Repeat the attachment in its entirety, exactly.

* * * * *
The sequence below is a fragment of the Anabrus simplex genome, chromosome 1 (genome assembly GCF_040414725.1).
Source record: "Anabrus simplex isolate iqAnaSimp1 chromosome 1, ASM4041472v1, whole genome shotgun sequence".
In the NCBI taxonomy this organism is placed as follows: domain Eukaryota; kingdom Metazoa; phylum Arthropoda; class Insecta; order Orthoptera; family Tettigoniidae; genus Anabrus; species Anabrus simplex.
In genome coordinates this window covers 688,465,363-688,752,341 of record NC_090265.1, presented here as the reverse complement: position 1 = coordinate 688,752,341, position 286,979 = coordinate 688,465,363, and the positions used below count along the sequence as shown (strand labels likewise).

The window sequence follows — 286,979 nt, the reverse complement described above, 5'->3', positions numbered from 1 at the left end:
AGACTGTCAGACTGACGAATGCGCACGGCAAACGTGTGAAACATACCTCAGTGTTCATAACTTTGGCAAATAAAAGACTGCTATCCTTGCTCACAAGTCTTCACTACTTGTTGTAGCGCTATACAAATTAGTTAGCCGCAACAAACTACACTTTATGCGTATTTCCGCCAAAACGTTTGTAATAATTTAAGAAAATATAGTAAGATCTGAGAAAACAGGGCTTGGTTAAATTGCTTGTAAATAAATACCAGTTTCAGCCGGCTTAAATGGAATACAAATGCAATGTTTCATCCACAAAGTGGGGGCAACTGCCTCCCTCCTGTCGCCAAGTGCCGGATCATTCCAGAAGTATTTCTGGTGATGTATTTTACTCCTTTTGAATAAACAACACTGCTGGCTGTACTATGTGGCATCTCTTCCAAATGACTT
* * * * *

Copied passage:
The sequence below is a fragment of the Anabrus simplex genome, chromosome 1 (genome assembly GCF_040414725.1).
Source record: "Anabrus simplex isolate iqAnaSimp1 chromosome 1, ASM4041472v1, whole genome shotgun sequence".
In the NCBI taxonomy this organism is placed as follows: domain Eukaryota; kingdom Metazoa; phylum Arthropoda; class Insecta; order Orthoptera; family Tettigoniidae; genus Anabrus; species Anabrus simplex.
In genome coordinates this window covers 688,465,363-688,752,341 of record NC_090265.1, presented here as the reverse complement: position 1 = coordinate 688,752,341, position 286,979 = coordinate 688,465,363, and the positions used below count along the sequence as shown (strand labels likewise).

The window sequence follows — 286,979 nt, the reverse complement described above, 5'->3', positions numbered from 1 at the left end:
AGACTGTCAGACTGACGAATGCGCACGGCAAACGTGTGAAACATACCTCAGTGTTCATAACTTTGGCAAATAAAAGACTGCTATCCTTGCTCACAAGTCTTCACTACTTGTTGTAGCGCTATACAAATTAGTTAGCCGCAACAAACTACACTTTATGCGTATTTCCGCCAAAACGTTTGTAATAATTTAAGAAAATATAGTAAGATCTGAGAAAACAGGGCTTGGTTAAATTGCTTGTAAATAAATACCAGTTTCAGCCGGCTTAAATGGAATACAAATGCAATGTTTCATCCACAAAGTGGGGGCAACTGCCTCCCTCCTGTCGCCAAGTGCCGGATCATTCCAGAAGTATTTCTGGTGATGTATTTTACTCCTTTTGAATAAACAACACTGCTGGCTGTACTATGTGGCATCTCTTCCAAATGACTT